Solving the Problem of Antimicrobial Resistance: The UN Can't Do It Alone


Here’s what needs to be addressed in order to make real progress in the fight against antimicrobial resistance, according to Dr. Ramanan Laxminarayan, PhD, Center for Disease Dynamics, Economics, & Policy.

Despite the growing threat of antibiotic resistance worldwide, the global consumption of antibiotics continues to increase at an alarming rate. In fact, it is estimated that the number of defined daily doses of antibiotics was 35 billion in 2015, a 65% jump since 2000.

Although the World Health Organization (WHO) has stressed that the world is running out of effective, available antibiotics, and many meetings and action plans have been put into place on a local and national scale, resistance seems to be outpacing development. Which begs the question: what more can be done in the war against resistance?

In a recent webinar produced by CIDRAP-ASP, Ramanan Laxminarayan, PhD, founder and director of the Center for Disease Dynamics, Economics, & Policy (CDDEP), and senior research scholar and lecturer at the Princeton Environmental Institute at Princeton University, stressed that although the United Nations (UN) has acknowledged the severity of the situation by drafting up a plan to address the issue, action and accountability are needed in order to turn things around.

The issue of antimicrobial resistance (AMR) was brought to the UN’s attention for 3 reasons: 1) because AMR is unique as a One Health issue, the WHO needs broader help to address it; 2) the funding needed to take action won't be there if it isn't taken to a higher level; and 3) global attention needs to be refocused back to the health sphere, according to Dr. Laxminarayan.

As a result, AMR was the focus of a high-level meeting in September. It was the first time a One Health topic was brought to the UN and it opened the doors for other health topics to get there. Delegates who attended the meeting became engaged very quickly and within 3 to 4 months, a document was produced.

“The document that came out of [the meeting] provided a very good description of the global problem, highlighted particular issues like access, provided a link to issues like universal health coverage, topics that already had salience at the UN,” Dr. Laxminarayan explained. It also established a broader connection to vaccines, diagnostics, and highlighted a much more multisectoral approach for combating AMR.

“But, did the document do what we wanted it to do?” he asked webinar attendees.

According to Dr. Laxminarayan, in order to take action, 4 key concepts come into play when targeting AMR:

  1. Highlighting the issue and calling attention to it—this has been achieved.
  2. Setting targets. “Things with targets get done,” shared Dr. Laxminarayan. “But with AMR, there were no targets.”
  3. Establishing accountability. "Whose job would be on the line if actions were not put into place? For AMR, literally nobody,” he lamented. “This was a lost opportunity in my opinion. Unfortunately, if we don’t push for things to happen, then the global discussion is happy to settle at a place that is just enough rather than reaching beyond to get something to happen.”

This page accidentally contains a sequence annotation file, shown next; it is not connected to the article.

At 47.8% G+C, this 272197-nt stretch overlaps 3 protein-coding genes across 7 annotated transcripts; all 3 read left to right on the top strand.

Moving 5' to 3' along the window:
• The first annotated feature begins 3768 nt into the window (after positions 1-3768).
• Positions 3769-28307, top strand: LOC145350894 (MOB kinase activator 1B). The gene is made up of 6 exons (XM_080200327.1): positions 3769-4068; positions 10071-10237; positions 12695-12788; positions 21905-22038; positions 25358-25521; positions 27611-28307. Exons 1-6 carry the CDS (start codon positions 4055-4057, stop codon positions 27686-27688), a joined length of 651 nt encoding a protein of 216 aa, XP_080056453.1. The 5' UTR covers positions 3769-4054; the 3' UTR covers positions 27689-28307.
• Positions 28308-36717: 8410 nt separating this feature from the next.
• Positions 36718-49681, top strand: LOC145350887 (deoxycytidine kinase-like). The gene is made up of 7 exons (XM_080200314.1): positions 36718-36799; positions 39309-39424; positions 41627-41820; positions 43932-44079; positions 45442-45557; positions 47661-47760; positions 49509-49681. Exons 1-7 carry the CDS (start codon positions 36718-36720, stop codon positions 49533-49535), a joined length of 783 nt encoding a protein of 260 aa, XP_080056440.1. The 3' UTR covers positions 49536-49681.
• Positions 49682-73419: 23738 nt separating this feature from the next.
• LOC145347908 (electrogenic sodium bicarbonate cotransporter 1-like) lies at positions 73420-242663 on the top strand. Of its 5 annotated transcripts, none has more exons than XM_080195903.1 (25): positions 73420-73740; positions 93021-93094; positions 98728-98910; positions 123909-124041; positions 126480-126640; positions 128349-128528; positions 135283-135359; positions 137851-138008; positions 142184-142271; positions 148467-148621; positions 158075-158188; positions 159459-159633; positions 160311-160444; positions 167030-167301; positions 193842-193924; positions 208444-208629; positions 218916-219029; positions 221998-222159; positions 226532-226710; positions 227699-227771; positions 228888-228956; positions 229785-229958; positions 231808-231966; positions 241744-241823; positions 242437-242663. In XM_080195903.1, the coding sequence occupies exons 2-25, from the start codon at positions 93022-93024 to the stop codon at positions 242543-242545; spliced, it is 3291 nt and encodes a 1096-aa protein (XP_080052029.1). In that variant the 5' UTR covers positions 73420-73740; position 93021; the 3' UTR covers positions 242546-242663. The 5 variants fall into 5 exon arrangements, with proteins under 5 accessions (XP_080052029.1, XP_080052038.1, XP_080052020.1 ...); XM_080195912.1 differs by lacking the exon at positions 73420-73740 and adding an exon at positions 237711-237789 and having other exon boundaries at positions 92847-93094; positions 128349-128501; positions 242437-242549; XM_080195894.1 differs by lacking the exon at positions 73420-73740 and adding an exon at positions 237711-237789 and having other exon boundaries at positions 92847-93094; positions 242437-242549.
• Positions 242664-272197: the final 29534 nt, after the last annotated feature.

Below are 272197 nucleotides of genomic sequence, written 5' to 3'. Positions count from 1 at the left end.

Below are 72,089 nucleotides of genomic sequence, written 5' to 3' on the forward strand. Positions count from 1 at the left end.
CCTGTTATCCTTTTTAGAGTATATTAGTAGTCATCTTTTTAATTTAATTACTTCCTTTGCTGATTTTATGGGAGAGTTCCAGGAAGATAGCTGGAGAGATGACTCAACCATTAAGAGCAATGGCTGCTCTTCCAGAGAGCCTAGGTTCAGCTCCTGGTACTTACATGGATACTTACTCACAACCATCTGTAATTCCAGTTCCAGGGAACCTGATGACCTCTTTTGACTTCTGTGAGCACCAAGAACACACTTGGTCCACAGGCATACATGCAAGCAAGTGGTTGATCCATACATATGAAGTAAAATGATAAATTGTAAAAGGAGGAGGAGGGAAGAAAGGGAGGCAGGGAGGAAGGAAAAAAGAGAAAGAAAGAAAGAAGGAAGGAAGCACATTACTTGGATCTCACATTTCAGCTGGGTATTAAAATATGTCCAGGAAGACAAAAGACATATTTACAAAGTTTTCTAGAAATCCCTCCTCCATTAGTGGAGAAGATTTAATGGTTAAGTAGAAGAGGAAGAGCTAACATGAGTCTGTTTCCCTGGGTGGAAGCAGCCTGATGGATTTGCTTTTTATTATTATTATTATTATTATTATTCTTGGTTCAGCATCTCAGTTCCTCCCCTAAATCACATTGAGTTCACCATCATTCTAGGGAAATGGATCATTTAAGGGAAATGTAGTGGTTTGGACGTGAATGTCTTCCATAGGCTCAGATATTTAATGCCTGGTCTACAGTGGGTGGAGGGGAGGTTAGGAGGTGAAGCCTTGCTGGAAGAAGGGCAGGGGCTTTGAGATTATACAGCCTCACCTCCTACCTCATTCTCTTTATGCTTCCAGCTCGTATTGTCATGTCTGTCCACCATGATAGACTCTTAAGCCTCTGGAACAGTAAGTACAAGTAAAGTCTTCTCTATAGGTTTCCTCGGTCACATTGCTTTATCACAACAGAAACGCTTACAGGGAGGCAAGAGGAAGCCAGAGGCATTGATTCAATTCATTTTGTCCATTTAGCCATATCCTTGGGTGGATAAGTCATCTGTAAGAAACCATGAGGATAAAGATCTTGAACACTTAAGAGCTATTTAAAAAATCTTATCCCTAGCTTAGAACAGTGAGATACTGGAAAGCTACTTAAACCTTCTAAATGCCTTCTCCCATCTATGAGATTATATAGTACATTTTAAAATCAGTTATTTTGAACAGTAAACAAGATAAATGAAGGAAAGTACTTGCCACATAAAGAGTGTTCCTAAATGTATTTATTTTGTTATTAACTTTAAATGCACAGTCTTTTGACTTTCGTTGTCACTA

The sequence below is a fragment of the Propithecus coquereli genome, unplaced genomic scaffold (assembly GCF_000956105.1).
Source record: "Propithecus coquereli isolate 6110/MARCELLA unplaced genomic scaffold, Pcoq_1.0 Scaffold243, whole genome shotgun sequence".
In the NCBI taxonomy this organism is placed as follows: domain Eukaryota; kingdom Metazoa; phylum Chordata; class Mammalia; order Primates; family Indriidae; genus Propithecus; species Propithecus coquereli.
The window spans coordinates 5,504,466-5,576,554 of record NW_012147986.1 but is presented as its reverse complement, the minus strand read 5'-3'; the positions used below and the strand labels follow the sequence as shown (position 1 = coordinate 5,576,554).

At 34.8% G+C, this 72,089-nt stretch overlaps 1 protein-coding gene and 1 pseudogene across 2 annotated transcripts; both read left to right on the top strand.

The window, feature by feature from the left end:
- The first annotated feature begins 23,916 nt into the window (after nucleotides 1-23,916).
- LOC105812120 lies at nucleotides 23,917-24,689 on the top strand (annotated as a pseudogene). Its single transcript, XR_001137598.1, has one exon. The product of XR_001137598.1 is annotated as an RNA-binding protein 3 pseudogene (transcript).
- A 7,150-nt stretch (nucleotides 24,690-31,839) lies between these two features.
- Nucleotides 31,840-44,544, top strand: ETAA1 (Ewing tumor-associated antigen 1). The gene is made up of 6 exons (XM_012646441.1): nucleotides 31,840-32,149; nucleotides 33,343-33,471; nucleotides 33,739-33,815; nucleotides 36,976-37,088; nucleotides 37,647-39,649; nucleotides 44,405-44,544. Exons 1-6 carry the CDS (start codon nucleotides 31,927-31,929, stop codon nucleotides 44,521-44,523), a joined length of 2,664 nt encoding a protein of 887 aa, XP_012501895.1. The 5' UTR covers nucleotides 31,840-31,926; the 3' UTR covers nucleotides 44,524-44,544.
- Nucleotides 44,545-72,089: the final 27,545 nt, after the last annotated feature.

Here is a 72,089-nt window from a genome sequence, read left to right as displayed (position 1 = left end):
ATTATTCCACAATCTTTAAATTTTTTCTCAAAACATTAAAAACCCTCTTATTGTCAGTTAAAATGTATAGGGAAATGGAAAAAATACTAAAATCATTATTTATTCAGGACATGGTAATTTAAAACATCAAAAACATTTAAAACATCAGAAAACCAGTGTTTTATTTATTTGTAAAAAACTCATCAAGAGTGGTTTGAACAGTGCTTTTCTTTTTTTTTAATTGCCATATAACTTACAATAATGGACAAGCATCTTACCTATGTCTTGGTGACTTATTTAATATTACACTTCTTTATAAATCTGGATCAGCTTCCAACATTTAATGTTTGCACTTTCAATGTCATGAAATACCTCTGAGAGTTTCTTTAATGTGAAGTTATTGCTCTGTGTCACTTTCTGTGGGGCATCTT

4. Allocation of funds. No money was allocated for AMR. “Today, global antibiotic resistance is funded by the generosity of different organizations, but there is no global fund,” he said. “Far more money has been allocated for HIV or tuberculosis or malaria.”

Dr. Laxminarayan also pointed out that the effort to tie the problem of AMR to the 17 sustainable development goals—which include 'no poverty' to 'zero hunger'—is tenuous and not necessary, as there is already “a clear case to be made” when it comes to AMR. “We don’t need to prove this to do something about it; nearly a million people die because of [AMR] each year, and the number is going to go up.”

He stressed that bringing the issue to the attention of the UN is not enough and that AMR cannot be solved entirely by regulation. The nature of AMR is not like the Montreal Protocol, which was designed to reduce the production and consumption of ozone-depleting substances to reduce their abundance in the atmosphere.

“It’s going to require broad collaboration across all legs of society,” Dr. Laxminarayan stressed. “It’s not a topic that can be solved just through governments, spending, or regulation. It’s unusual in that sense—closest to climate change in that respect. The UN alone can’t solve this problem; we have to broadly engage ourselves.”

An effort needs to be made to try to hold the UN accountable to take action and ensure promises that were made will be kept.

“If we think that we’ve shown it to the UN and that they are going to take care of it, we’re wrong. We need to hold them accountable and we have to make sure that the funding is available,” emphasized Dr. Laxminarayan. “Think of the HIV epidemic; it was stopped not just by UN action, but by patient advocates and physicians who were working on it. Everyone was involved in [stopping the epidemic], even celebrities, and they were shouting from the rooftops about how important it was.

If it were just up to the UN, we probably wouldn’t have had that action. It’s important to take this forward in a way that compliments the UN. They can do stuff, but we have to make sure that they’re doing it.”

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